Pierre appealed to the BIA both the denial of withholding of removal and the denial of CAT relief. The BIA denied Pierre’s appeal on June 15, 2004, declining to revisit In re J-E- and holding that because Pierre had failed to show that the substandard prison conditions in Haiti amounted to torture, or that his family would be prevented from giving him medication, he was not entitled to relief under

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the CAT.[2] On July 15, 2004, Pierre filed a habeas petition in the Western District of New York; pursuant to provisions of the REAL ID Act of 2005, Pub.L. No. 109-13, 119 Stat. 231, § 106(c) (2005), the habeas petition was transferred to this Court as a petition for relief from a ruling of the BIA.

At issue in this case is a CAT regulation which provides that “[i]n order to constitute torture, an act must be specifically intended to inflict severe physical or mental pain or suffering.” 8 C.F.R. § 208.18(a)(5). In re J-E-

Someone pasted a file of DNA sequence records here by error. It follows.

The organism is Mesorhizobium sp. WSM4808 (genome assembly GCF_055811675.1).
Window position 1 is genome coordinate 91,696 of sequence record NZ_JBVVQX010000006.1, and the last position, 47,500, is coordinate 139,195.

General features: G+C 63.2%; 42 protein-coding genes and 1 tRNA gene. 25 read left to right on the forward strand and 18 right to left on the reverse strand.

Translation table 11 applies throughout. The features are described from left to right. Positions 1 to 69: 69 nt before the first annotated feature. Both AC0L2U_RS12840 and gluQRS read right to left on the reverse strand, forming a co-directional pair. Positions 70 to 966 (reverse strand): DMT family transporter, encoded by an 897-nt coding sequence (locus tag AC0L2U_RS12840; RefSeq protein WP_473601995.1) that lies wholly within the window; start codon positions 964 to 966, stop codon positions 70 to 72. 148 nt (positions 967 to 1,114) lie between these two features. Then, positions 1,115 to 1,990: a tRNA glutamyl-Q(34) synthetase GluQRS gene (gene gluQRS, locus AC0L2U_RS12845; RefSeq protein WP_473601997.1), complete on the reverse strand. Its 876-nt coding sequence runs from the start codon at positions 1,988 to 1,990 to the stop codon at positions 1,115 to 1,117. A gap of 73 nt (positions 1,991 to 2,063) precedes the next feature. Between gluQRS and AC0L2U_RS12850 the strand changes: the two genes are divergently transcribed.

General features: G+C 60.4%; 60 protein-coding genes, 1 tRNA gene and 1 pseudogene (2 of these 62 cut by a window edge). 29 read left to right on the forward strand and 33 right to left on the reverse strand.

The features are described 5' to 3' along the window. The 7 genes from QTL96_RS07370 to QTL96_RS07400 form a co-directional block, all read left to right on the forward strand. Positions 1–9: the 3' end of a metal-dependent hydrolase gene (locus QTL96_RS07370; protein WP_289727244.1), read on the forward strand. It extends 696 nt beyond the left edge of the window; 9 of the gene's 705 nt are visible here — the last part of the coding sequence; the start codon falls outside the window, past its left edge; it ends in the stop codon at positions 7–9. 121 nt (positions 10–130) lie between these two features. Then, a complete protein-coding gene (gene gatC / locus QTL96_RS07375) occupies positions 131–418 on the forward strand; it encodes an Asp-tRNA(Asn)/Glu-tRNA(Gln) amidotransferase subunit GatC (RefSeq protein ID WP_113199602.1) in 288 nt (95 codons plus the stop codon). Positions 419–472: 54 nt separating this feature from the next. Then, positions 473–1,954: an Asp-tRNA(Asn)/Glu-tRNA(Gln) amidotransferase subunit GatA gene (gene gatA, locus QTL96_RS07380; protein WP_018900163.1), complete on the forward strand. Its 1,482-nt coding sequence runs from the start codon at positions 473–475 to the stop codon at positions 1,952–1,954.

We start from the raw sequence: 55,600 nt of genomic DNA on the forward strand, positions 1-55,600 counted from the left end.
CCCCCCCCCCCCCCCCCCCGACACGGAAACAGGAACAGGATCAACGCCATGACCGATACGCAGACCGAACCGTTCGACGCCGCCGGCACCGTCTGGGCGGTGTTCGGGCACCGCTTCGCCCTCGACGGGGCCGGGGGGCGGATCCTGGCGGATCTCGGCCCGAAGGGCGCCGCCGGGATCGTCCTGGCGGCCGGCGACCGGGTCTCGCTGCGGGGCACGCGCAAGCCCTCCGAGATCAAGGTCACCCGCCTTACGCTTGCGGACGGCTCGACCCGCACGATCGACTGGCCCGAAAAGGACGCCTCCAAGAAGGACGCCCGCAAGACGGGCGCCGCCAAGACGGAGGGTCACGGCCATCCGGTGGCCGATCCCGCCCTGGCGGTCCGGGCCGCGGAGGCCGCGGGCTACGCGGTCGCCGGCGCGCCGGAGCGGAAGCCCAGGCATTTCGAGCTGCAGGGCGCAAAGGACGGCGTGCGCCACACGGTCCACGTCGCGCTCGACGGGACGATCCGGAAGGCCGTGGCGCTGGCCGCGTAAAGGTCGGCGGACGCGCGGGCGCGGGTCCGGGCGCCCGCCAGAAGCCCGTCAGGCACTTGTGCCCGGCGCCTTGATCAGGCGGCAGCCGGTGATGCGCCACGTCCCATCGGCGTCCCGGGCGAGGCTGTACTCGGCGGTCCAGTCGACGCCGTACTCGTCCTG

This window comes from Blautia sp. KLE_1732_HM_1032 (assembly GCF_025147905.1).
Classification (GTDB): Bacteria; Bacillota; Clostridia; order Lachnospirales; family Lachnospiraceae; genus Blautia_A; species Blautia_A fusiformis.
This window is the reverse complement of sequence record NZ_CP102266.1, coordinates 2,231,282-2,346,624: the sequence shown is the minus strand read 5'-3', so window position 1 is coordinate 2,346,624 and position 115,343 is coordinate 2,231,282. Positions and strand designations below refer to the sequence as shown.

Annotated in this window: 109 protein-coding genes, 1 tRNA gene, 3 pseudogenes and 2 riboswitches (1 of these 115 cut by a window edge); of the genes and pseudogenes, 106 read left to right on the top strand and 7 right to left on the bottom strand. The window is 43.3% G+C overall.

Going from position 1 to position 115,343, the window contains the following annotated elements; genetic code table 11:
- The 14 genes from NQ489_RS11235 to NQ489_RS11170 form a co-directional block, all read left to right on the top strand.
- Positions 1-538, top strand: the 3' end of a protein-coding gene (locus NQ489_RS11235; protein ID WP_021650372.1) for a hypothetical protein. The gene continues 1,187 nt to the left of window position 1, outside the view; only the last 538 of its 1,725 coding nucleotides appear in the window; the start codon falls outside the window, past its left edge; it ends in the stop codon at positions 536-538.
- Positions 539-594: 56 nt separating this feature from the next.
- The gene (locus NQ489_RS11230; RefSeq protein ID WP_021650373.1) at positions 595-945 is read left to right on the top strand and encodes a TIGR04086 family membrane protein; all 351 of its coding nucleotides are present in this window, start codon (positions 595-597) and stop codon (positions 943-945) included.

construed the phrase “specifically intended” to require a showing of specific intent. Pierre argues that the specific intent requirement of In re J-E- is an impermissible reading of the CAT and of the implementing regulations, and therefore is not entitled to deference. The CAT (according to Pierre) requires only general intent — that is, the intent to commit an act that foreseeably results in severe pain or suffering.

Because Pierre is a criminal alien, this Court’s review is limited to constitutional claims and questions of law See 8 U.S.C. § 1252(a)(2)(C)-(D). “Except in cases where the IJ’s factual findings are themselves based on constitutional or legal error — thus raising `constitutional claims or questions of law’ — [the Court] does not review the factual findings made by the IJ.” Xiao Ji Chen v. U.S. Dep’t of Justice, 471 F.3d 315, 329 n. 7 (2d Cir. 2006) (citing Joaquin-Porras v. Gonzales, 435 F.3d 172, 178-80 (2d Cir. 2006)). We review de novo the BIA’s application of legal principles to undisputed facts See Wangchuck v. Dep’t of Homeland Sec, 448 F.3d 524, 528 (2d Cir. 2006). But the BIA’s interpretations of immigration regulations are reviewed with “`substantial deference.'”Id. (quoting Joaquin-Porras, 435 F.3d at 178).